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Print & pod – the real “social” media?

I’m typing these words on my laptop, in a not-so-comfortable seat of an airplane, somewhere between Vancouver and my hometown in northern BC. But I’m guessing that you are reading these words in ink and paper, seated in a comfortable chair, ready to relax.

If I’m right, congratulations. You made a good choice! You could have been staring at a screen, filling your time with content that’s more likely than not to leave you feeling empty. Instead, you are engaging with a publication that, I am confident, by the last page will leave you feeling like you finished a nourishing and tasty meal.

I’m on my way back from Reformed Perspective’s annual in-person board meetings, where we took a good hard look at why this organization exists, and what’s most important for us to focus on. We concluded that RP exists not just to apply God’s truth to the issues of our day, but also to celebrate His truth. And we concluded that our time and resources are best spent producing content that goes deep (rooted in God’s Word) and goes wide (for all His people).

In particular, we want to invest even more in “print and pod” – this magazine and our Real Talk podcast. These two mediums allow us to deliver solid content directly to you, without it being watered down, or interrupted by big-tech and government gate-keepers, or getting lost in a sea of other messages.

Can we even be deep on social media?

This world has no shortage of shallow content competing for our attention. We’re all becoming more aware of the negative consequences that social media in particular can have on hearts and minds, literally re-wiring our brains and making us feel like we are alone in a scary world. Yet, like an addiction, we keep going back for our fix. And this isn’t just a struggle for youth and young adults. Many adults and seniors are no less attached to their devices. The irony of “social” media is that we have never been lonelier and more fragmented.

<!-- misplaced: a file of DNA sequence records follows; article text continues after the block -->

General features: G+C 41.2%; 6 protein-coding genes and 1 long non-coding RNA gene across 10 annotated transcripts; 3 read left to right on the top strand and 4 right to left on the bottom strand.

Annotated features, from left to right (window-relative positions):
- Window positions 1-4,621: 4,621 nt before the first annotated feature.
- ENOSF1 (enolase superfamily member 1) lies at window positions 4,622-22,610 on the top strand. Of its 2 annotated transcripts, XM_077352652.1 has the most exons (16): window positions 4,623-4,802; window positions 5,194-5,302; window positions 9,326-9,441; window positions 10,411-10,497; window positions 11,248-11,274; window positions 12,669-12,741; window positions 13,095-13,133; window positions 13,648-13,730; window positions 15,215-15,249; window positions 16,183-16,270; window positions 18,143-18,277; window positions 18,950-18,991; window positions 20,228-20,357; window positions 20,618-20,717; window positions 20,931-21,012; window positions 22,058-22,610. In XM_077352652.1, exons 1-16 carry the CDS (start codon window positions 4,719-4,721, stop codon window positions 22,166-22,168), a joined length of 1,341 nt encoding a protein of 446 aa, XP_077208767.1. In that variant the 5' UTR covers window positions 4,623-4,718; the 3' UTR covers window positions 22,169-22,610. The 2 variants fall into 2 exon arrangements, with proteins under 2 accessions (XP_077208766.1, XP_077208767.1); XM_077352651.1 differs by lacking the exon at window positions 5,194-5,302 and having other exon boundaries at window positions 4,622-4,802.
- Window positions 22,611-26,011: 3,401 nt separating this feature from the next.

RP publishes on Instagram, Facebook, and X (Twitter), and has also used smaller outlets like MeWe and Gab. In the past we could justify this quite easily – it drove people to good content on our website and reached people who would never have seen this content otherwise. It even allowed for some discussion. It has been encouraging to see RP’s resources seen by hundreds of thousands of people online.

But things have changed.

Today, people rarely share posts and links, or engage with what is shared. And platforms like Instagram make it difficult to connect our followers to our website. That means most posts there are limited to the few hundred words that Instagram allows, so our posts are necessarily simpler and shallower than you’ll find in this magazine.

Also, people who “like” or “follow” us often don’t see our content in their feed, even if they want it. And if they do, we are one message among thousands, including a lot of ads. We can’t compete with the flashy eye-candy that fills these feeds. Even if we invested tens of thousands of dollars to compete, would even that get us seen? In fact, a good argument could be made that by being on all sorts of social media platforms, RP is encouraging others to spend their time there too.

And when we consider that there are no shortage of dangers lurking – users are just a couple clicks away from pornography – is that something we want to encourage?